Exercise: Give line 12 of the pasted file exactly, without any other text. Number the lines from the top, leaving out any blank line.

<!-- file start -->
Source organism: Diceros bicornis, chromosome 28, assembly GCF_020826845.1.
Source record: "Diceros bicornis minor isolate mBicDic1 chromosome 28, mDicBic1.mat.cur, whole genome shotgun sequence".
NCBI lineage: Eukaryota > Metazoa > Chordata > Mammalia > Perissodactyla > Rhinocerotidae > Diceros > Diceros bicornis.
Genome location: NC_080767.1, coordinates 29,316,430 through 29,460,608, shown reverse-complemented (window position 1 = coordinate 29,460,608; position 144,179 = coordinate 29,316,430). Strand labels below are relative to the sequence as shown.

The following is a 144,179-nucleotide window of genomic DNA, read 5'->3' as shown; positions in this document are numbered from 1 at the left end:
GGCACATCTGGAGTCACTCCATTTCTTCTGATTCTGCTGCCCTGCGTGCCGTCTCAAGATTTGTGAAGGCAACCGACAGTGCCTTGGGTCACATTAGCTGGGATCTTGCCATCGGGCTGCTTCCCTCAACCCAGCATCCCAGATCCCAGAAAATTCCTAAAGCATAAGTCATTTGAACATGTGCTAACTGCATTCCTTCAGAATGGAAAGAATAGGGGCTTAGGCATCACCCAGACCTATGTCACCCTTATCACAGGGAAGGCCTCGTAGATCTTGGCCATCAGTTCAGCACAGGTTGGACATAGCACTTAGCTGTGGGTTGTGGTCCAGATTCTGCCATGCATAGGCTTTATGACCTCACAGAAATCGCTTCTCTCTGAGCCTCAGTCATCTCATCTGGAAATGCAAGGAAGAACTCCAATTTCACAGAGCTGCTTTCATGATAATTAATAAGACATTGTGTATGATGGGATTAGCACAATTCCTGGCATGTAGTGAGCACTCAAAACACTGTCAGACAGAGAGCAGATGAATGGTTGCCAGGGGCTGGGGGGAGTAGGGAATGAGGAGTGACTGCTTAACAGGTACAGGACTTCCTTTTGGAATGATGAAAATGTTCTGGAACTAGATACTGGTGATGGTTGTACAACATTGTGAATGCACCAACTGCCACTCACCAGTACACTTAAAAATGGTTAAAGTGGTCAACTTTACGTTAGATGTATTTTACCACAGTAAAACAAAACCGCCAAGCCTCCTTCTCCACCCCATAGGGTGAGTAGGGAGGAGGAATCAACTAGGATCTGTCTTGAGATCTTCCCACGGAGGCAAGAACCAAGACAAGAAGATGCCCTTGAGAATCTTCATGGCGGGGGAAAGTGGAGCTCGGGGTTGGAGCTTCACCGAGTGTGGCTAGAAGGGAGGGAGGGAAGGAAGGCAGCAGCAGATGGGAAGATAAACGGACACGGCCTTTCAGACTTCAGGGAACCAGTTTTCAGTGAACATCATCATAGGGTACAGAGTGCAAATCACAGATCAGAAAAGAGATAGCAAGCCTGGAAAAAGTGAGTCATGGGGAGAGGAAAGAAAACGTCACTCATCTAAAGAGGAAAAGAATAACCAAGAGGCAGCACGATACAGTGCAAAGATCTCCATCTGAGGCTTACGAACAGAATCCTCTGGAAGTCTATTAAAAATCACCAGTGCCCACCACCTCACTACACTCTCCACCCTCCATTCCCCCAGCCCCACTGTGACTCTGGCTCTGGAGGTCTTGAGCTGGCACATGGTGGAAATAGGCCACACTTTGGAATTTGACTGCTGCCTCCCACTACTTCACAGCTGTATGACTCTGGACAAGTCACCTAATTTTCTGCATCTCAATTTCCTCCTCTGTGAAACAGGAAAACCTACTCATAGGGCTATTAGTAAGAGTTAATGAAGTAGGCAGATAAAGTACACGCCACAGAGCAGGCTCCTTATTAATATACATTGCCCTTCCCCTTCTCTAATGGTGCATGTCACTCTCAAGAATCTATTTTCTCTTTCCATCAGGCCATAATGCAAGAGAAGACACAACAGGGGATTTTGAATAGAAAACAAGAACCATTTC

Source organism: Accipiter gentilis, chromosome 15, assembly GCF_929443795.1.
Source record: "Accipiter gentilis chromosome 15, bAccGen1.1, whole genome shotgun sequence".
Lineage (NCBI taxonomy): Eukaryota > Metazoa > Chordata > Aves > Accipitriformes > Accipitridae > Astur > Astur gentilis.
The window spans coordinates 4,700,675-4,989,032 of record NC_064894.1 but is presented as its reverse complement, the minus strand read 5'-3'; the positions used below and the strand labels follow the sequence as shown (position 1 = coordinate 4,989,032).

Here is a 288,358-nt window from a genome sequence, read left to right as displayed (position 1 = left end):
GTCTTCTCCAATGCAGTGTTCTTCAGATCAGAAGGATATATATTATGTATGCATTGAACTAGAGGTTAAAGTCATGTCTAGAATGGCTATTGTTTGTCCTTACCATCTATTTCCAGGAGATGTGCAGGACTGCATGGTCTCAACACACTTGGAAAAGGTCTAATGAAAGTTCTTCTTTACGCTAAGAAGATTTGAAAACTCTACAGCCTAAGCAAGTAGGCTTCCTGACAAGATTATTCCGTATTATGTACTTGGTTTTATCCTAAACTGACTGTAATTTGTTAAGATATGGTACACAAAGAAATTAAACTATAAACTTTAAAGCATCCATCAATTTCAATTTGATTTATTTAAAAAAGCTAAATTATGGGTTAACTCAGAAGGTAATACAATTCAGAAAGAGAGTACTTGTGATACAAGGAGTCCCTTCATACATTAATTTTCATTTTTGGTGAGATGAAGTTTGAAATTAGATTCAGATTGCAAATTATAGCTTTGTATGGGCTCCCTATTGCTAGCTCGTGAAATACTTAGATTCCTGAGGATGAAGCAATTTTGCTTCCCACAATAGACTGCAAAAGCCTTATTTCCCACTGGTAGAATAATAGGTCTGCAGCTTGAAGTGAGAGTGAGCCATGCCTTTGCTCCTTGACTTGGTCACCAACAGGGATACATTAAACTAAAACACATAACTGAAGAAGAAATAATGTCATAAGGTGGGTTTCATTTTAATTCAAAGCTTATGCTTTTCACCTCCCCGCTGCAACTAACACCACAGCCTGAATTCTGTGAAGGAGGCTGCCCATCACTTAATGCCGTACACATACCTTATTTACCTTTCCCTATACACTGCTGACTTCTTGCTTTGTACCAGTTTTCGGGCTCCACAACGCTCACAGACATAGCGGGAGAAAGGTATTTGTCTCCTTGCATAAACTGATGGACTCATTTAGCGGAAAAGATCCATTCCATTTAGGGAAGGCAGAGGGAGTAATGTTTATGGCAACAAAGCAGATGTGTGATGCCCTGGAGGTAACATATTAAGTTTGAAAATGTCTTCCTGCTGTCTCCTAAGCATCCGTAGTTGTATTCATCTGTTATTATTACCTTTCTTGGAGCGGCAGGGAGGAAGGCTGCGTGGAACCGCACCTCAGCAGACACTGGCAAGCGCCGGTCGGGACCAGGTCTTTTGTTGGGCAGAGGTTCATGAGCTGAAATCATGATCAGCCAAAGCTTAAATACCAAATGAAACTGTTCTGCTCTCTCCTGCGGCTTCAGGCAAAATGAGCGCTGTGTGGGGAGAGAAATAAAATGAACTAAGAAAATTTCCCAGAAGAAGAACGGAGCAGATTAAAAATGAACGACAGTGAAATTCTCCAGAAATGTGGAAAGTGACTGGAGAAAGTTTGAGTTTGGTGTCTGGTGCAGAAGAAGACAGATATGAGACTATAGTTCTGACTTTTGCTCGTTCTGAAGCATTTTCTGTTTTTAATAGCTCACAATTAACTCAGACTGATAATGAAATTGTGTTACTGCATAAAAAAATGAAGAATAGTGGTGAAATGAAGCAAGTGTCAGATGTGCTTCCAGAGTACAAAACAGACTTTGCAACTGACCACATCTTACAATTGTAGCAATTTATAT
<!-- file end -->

GTCTTCTCCAATGCAGTGTTCTTCAGATCAGAAGGATATATATTATGTATGCATTGAACTAGAGGTTAAAGTCATGTCTAGAATGGCTATTGTTTGTCCTTACCATCTATTTCCAGGAGATGTGCAGGACTGCATGGTCTCAACACACTTGGAAAAGGTCTAATGAAAGTTCTTCTTTACGCTAAGAAGATTTGAAAACTCTACAGCCTAAGCAAGTAGGCTTCCTGACAAGATTATTCCGTATTATGTACTTGGTTTTATCCTAAACTGACTGTAATTTGTTAAGATATGGTACACAAAGAAATTAAACTATAAACTTTAAAGCATCCATCAATTTCAATTTGATTTATTTAAAAAAGCTAAATTATGGGTTAACTCAGAAGGTAATACAATTCAGAAAGAGAGTACTTGTGATACAAGGAGTCCCTTCATACATTAATTTTCATTTTTGGTGAGATGAAGTTTGAAATTAGATTCAGATTGCAAATTATAGCTTTGTATGGGCTCCCTATTGCTAGCTCGTGAAATACTTAGATTCCTGAGGATGAAGCAATTTTGCTTCCCACAATAGACTGCAAAAGCCTTATTTCCCACTGGTAGAATAATAGGTCTGCAGCTTGAAGTGAGAGTGAGCCATGCCTTTGCTCCTTGACTTGGTCACCAACAGGGATACATTAAACTAAAACACATAACTGAAGAAGAAATAATGTCATAAGGTGGGTTTCATTTTAATTCAAAGCTTATGCTTTTCACCTCCCCGCTGCAACTAACACCACAGCCTGAATTCTGTGAAGGAGGCTGCCCATCACTTAATGCCGTACACATACCTTATTTACCTTTCCCTATACACTGCTGACTTCTTGCTTTGTACCAGTTTTCGGGCTCCACAACGCTCACAGACATAGCGGGAGAAAGGTATTTGTCTCCTTGCATAAACTGATGGACTCATTTAGCGGAAAAGATCCATTCCATTTAGGGAAGGCAGAGGGAGTAATGTTTATGGCAACAAAGCAGATGTGTGATGCCCTGGAGGTAACATATTAAGTTTGAAAATGTCTTCCTGCTGTCTCCTAAGCATCCGTAGTTGTATTCATCTGTTATTATTACCTTTCTTGGAGCGGCAGGGAGGAAGGCTGCGTGGAACCGCACCTCAGCAGACACTGGCAAGCGCCGGTCGGGACCAGGTCTTTTGTTGGGCAGAGGTTCATGAGCTGAAATCATGATCAGCCAAAGCTTAAATACCAAATGAAACTGTTCTGCTCTCTCCTGCGGCTTCAGGCAAAATGAGCGCTGTGTGGGGAGAGAAATAAAATGAACTAAGAAAATTTCCCAGAAGAAGAACGGAGCAGATTAAAAATGAACGACAGTGAAATTCTCCAGAAATGTGGAAAGTGACTGGAGAAAGTTTGAGTTTGGTGTCTGGTGCAGAAGAAGACAGATATGAGACTATAGTTCTGACTTTTGCTCGTTCTGAAGCATTTTCTGTTTTTAATAGCTCACAATTAACTCAGACTGATAATGAAATTGTGTTACTGCATAAAAAAATGAAGAATAGTGGTGAAATGAAGCAAGTGTCAGATGTGCTTCCAGAGTACAAAACAGACTTTGCAACTGACCACATCTTACAATTGTAGCAATTTATAT